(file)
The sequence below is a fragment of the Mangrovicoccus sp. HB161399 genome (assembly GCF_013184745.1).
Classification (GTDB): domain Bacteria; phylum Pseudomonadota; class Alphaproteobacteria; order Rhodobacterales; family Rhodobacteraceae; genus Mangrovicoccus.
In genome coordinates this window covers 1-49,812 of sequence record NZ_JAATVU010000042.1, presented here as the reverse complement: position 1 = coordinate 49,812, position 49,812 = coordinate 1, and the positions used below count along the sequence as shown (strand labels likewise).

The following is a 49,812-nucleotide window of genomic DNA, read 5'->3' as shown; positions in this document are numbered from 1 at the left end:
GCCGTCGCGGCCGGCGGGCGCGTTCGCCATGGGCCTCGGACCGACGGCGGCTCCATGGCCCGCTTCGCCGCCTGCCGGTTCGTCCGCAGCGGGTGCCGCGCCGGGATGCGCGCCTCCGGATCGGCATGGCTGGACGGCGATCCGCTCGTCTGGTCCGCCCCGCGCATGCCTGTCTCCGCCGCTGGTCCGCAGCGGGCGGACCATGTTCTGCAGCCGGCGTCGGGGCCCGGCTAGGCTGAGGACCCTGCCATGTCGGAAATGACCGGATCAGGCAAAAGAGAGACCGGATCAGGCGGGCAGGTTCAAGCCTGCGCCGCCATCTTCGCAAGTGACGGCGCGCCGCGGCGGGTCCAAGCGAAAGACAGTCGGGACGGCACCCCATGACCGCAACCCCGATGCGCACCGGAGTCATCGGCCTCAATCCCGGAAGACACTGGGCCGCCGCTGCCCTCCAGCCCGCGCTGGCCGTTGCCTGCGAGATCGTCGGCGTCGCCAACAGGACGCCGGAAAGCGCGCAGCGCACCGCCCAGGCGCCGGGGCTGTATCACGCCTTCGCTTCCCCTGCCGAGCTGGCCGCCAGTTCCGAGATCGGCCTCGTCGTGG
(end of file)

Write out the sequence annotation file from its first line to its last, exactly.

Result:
The sequence below is a fragment of the Mangrovicoccus sp. HB161399 genome (assembly GCF_013184745.1).
Classification (GTDB): domain Bacteria; phylum Pseudomonadota; class Alphaproteobacteria; order Rhodobacterales; family Rhodobacteraceae; genus Mangrovicoccus.
In genome coordinates this window covers 1-49,812 of sequence record NZ_JAATVU010000042.1, presented here as the reverse complement: position 1 = coordinate 49,812, position 49,812 = coordinate 1, and the positions used below count along the sequence as shown (strand labels likewise).

The following is a 49,812-nucleotide window of genomic DNA, read 5'->3' as shown; positions in this document are numbered from 1 at the left end:
GCCGTCGCGGCCGGCGGGCGCGTTCGCCATGGGCCTCGGACCGACGGCGGCTCCATGGCCCGCTTCGCCGCCTGCCGGTTCGTCCGCAGCGGGTGCCGCGCCGGGATGCGCGCCTCCGGATCGGCATGGCTGGACGGCGATCCGCTCGTCTGGTCCGCCCCGCGCATGCCTGTCTCCGCCGCTGGTCCGCAGCGGGCGGACCATGTTCTGCAGCCGGCGTCGGGGCCCGGCTAGGCTGAGGACCCTGCCATGTCGGAAATGACCGGATCAGGCAAAAGAGAGACCGGATCAGGCGGGCAGGTTCAAGCCTGCGCCGCCATCTTCGCAAGTGACGGCGCGCCGCGGCGGGTCCAAGCGAAAGACAGTCGGGACGGCACCCCATGACCGCAACCCCGATGCGCACCGGAGTCATCGGCCTCAATCCCGGAAGACACTGGGCCGCCGCTGCCCTCCAGCCCGCGCTGGCCGTTGCCTGCGAGATCGTCGGCGTCGCCAACAGGACGCCGGAAAGCGCGCAGCGCACCGCCCAGGCGCCGGGGCTGTATCACGCCTTCGCTTCCCCTGCCGAGCTGGCCGCCAGTTCCGAGATCGGCCTCGTCGTGG